No one should go to jail for ‘smoking weed,’ VP Harris says at White House

WASHINGTON – U.S. Vice President Kamala Harris on Friday said “nobody should have to go to jail for smoking weed,” as she met to discuss the topic with rapper Fat Joe and others pardoned for marijuana convictions. 

Harris added that “far too many people have been sent to jail for simple marijuana possession.”

President Joe Biden, seeking a second four-year term in November’s election,has sought to appeal to young voters, some of whom are dissatisfied with his sluggish policy reforms.

Harris called on the Department of Health and Human Services and the Department of Justice to hasten a reclassifying of marijuana as less harmful than drugs like heroin. 

“Marijuana is considered as dangerous as heroin and more dangerous than fentanyl, which is absurd, not to mention patently unfair,” Harris said.

The Department of Health and Human Services last year recommended that cannabis be reclassified from its current treatment as a “Schedule I” to a Schedule III drug with a moderate potential for causing addiction.

The decision now rests with the Department of Justice’s Drug Enforcement Administration.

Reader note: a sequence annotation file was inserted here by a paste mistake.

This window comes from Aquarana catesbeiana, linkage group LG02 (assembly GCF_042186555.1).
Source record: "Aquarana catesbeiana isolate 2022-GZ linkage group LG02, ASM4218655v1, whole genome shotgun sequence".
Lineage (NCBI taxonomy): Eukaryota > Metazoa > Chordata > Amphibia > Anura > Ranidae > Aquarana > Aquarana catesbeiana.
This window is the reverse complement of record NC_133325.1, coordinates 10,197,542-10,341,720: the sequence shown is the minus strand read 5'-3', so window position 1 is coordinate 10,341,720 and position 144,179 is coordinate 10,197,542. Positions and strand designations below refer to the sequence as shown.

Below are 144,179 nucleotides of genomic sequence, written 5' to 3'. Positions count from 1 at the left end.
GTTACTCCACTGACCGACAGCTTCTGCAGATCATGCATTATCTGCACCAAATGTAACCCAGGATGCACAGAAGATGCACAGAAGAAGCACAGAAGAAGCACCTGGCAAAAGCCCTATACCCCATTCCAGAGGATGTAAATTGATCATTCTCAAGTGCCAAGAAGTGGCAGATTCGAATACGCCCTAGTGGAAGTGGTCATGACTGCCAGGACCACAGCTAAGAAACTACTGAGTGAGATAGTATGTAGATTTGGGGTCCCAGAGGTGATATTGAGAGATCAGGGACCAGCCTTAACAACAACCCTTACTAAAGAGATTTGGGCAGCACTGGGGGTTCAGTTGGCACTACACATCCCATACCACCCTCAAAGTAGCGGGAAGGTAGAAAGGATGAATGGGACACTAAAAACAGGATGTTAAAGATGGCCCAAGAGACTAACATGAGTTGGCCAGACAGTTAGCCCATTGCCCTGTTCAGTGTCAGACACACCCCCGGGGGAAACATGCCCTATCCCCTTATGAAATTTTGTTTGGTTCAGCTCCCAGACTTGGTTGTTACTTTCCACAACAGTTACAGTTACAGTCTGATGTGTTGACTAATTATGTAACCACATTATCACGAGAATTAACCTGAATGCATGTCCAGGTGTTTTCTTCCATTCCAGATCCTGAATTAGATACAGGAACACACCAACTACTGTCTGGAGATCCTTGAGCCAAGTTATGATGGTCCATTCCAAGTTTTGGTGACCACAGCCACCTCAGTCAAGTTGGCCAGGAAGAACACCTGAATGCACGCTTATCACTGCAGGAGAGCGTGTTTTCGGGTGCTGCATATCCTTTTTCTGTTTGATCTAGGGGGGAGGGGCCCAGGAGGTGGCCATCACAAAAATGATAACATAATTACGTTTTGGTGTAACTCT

Nearly 40 U.S. states have legalized marijuana use in some form, but it remains completely illegal in some states and at the federal level. 

Harris convened a roundtable discussion Friday with Fat Joe, Kentucky Governor Andy Beshear, White House Director of Public Engagement Steve Benjamin and others. 

The U.S. jails more people than any other country. One in five of those 1.9 million people are behind bars for a drug-related offense.

Black and Latino people are disproportionately incarcerated, while drug law reform has the broadest support among young voters. Each constituency favors Democrats.

Biden, who has sometimes disappointed activists with conservative views about narcotics use, has nonetheless proposed easing the treatment of marijuana under federal law and has pardoned thousands of convictions for mere possession of the psychoactive plant.

He mentioned both positions during his State of the Union speech last week, marking the first time a president used the congressional address to tout easing marijuana policy.

Some activists favor full legalization of the drug, and they have faulted the administration for dismissing some employees for past drug use.

Biden said racial equity would be one of his administration’s top priorities. He was elected in the aftermath of widespread street protests over the 2020 murder of George Floyd, who was Black, by a Minneapolis police officer.

The president has pursued executive actions including banning most choke-holds and restricting no-knock warrants for federal law enforcement but more sweeping reforms have been sidelined or stalled in Congress, disappointing liberal voters. —Reuters

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